7 Business Scaling Strategies for Growing Your Business

7 Business Scaling Strategies for Growing Your Business

Building a successful company is about much more than increasing sales and revenue.

When scaling a business, an organization also needs the right strategy, team, and processes in place to support new customers, products, and services.

While any business leader dreams of becoming an overnight success, successful scaling involves building and executing a long-term, sustainable strategy. No matter the size of your business, understanding what it means to scale and identifying actionable steps you can take to do so are both key to reaching your goals.

What does “scaling a business” mean?

The terms “growth” and “scale” are often used interchangeably. While the two are related, they have distinct differences.

Growth refers to increasing revenue at the same rate that a business adds resources—such as new team members, technology, and capital, to name a few. On the other hand, scaling is when an organization identifies ways to grow more efficiently, resulting in revenue growth at a substantially greater rate than increases in resources and expenses.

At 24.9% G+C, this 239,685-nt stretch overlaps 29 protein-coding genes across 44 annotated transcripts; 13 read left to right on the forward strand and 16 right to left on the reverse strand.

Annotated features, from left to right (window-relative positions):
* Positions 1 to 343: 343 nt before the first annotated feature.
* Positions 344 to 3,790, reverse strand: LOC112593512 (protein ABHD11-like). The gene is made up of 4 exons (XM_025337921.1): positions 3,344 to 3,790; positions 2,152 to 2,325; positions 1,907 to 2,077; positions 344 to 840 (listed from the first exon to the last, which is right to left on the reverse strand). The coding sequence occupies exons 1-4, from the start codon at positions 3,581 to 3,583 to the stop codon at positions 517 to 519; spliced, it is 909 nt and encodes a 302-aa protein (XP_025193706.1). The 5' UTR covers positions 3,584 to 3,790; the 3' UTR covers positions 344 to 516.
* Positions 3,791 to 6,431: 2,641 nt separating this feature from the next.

Scaling a business requires thoughtful, strategic planning. According to data from McKinsey, only 22% of new businesses launched in the past decade have successfully scaled.

Common mistakes businesses often make during the scaling process include:

  • Scaling too fast
  • Prioritizing short-term over long-term goals
  • Losing focus
  • Hiring for quantity over quality
  • Overlooking processes and systems to drive efficiency
  • Lacking agility

Businesses that successfully scale take into consideration how the process impacts all areas of the organization. Key elements include:

  • Company goals. When setting goals to scale your business, focusing on both short- and long-term goals is important. By overemphasizing short-term goals, your organization risks scaling too quickly and ignoring infrastructure needs for long-term success.

    Also keep in mind both outcome and process goals when planning your scaling strategy. Outcome goals are the end result you look to achieve, while process goals are the steps you will take to get there. For example, if your outcome goal is to double your customer retention rate, identify actionable steps you will take to improve the customer experience and engagement. Another key when setting goals is remaining agile, so your team will be prepared to pivot your strategy if the market or customer needs shift.